In Costa Rica, she looked at the territorial behavior of tiny tink frogs -- so called because of the "tink tink" sound of their calls. "They're territorial and have calling sites. They also come out at night, so that's when I did my field work. I would have to look for them in the bromeliads and to see how big their territory was based on their 'tink-ing.'"
After that summer, she decided that she should try to narrow her interests and specialize. "Both experiences were amazing, but really, I was leaning towards the ocean more."
During her last year at Chaminade, she particpated in the URM program again where she studied the native green alga Microdictyon setchellianum, which is highly abundant in the Northwestern Hawaiian Islands. This project slowly developed into one of the chapters for her dissertation.
Becoming a STEM advocate for Pacific Islanders
Through her internship programs, Yamase was able to make use of scholarship funds to attend scientific conferences. "It was from the experience of going to these conferences that I realized there's not many Pacific Islanders in science, because when we saw each other, it was so rare" she said. Yamase is now an advocate for STEM education for Pacific Islanders and participation in these summer internships. "Being in these NSF internships, with other Pacific Islanders who share the same passion, it's fuel for us. We need more of us. It's what has kept me going. If you're always the odd one out, it's much harder than if you're in a community."
These experiences also gave Yamase and fellow Pacific Islanders the confidence to speak out, participate and engage. "These summer internships really made us step up -- presenting in front of a lot of people, talking to doctorates, talking to older scientists," she said. "These NSF internships played a huge part in my becoming a spokesperson and a promoter for these opportunities that are out here for us."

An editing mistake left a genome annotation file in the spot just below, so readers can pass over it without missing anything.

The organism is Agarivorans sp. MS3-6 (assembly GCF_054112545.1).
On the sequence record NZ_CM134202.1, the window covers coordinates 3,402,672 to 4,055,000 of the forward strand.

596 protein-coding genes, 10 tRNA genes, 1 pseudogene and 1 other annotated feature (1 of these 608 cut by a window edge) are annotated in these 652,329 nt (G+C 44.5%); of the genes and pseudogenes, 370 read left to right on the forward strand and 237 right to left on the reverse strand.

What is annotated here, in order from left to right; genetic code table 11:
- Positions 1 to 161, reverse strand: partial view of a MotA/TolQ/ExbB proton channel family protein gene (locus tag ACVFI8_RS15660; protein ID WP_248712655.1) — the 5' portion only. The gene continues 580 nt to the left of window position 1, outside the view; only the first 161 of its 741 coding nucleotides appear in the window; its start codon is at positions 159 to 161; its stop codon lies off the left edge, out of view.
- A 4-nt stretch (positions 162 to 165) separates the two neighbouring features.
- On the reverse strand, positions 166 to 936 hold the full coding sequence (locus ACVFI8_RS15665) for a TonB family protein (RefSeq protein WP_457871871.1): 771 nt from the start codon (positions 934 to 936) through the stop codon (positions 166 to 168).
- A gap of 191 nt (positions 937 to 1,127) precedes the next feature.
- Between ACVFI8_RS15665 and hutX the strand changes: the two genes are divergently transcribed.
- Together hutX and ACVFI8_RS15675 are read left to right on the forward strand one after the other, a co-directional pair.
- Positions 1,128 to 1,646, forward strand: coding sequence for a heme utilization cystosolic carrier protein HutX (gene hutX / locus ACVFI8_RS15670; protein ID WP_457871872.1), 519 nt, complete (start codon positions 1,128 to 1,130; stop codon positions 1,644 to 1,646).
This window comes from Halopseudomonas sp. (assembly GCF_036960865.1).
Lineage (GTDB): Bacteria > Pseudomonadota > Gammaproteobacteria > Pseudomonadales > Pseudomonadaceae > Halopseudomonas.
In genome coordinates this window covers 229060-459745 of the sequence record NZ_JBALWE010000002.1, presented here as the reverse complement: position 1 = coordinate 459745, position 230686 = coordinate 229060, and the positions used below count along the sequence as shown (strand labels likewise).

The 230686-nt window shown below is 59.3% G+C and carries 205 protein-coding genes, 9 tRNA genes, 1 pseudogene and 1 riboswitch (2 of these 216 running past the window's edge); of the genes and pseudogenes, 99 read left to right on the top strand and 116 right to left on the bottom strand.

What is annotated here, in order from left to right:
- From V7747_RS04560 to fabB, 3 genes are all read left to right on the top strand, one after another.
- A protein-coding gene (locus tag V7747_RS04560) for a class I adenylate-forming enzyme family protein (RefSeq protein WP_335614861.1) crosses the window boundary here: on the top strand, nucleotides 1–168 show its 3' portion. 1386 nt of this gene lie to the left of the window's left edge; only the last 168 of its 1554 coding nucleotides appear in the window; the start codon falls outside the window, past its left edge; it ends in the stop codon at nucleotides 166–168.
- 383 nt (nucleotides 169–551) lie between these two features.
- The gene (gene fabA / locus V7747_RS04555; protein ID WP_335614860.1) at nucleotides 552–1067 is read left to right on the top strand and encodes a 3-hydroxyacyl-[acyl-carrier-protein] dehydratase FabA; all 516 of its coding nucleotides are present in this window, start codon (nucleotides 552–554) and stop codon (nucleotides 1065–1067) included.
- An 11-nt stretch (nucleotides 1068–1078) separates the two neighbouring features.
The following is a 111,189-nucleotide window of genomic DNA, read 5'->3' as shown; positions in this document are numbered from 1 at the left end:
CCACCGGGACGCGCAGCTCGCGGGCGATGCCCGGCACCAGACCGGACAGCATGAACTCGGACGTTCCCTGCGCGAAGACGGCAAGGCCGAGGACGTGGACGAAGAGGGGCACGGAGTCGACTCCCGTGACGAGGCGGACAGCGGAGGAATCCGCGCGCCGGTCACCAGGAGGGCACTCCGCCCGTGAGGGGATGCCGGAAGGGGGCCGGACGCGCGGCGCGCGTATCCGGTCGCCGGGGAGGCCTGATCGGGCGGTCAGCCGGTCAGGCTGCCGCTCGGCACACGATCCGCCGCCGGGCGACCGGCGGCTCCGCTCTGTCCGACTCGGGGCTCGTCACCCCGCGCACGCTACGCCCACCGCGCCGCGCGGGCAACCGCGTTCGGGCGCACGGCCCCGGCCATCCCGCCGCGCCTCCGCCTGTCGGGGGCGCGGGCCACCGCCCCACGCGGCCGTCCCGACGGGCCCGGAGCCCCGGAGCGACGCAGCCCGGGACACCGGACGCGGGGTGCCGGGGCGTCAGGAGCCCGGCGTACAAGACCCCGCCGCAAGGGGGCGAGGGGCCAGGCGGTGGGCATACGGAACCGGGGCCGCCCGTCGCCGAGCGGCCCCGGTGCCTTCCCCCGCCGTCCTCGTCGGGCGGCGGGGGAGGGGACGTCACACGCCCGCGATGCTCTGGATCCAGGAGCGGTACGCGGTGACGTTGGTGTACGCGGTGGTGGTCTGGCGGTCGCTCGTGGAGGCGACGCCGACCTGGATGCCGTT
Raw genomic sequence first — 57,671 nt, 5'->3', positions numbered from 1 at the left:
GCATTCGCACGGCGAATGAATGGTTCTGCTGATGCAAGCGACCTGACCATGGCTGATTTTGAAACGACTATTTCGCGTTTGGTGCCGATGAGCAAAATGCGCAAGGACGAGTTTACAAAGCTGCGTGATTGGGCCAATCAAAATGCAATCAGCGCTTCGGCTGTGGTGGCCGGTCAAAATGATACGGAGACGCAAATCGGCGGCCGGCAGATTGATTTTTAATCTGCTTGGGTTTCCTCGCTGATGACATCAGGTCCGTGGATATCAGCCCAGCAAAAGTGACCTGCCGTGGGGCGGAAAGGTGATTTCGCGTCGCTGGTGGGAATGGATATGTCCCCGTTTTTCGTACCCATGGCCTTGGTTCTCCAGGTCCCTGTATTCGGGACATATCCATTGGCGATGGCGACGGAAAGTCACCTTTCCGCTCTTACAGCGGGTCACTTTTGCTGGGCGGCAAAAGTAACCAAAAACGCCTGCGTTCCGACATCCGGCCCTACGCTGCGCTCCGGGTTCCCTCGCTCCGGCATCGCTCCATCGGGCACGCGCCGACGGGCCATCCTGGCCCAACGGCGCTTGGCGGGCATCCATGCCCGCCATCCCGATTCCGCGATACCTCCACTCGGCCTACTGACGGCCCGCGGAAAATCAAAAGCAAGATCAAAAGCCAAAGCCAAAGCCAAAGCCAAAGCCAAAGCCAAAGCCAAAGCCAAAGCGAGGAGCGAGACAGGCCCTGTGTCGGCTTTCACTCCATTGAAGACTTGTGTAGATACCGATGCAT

Yamase is currently doing her PhD research on the ecophysiology of native marine plants on shallow reefs.
Voyage to the bottom of the ocean
In March, Yamase received the opportunity of a lifetime. Adventurer and submersible pilot Victor Vescovo had organized several recent submersible expeditions to the Mariana Trench and thought it was important, because Challenger Deep is in the waters of the Federated States of Micronesia, or FSM, that a citizen of the FSM should have the opportunity to visit this famous ocean location. Yamase was nominated by the Micronesian Conservation Trust and was selected by Victor as a representative for Micronesia on his expedition.
"It was so fast," said Yamase. "I left Hawaii and got to Guam in the evening of the next day. A few days later, we headed out to the Mariana Trench in the morning and arrived around 5 a.m. the following day. The submersible dove by 10 a.m. and we came back up to the surface at 8 p.m.. Three days later I came back to Honolulu. I'm still processing what happened."
The remoteness of the location should not be underestimated -- until 2019 only three people had visited Challenger Deep: Jacques Picard and Don Walsh in 1960 and James Cameron in 2012. Yamase was only the 20th person to have visited Challenger Deep at the time of her descent, the fourth female, the second youngest and the first Pacific Islander.
"The first Pacific Islander [to visit the trench]. I take a lot of pride in that," said Yamase. In fact, she said, representing her community was more intimidating than preparing for the voyage to the trench.
"That morning I was just chill. It was almost spiritual, I felt like I was going home. I'm going to go visit a relative, but just underwater. I felt so at peace."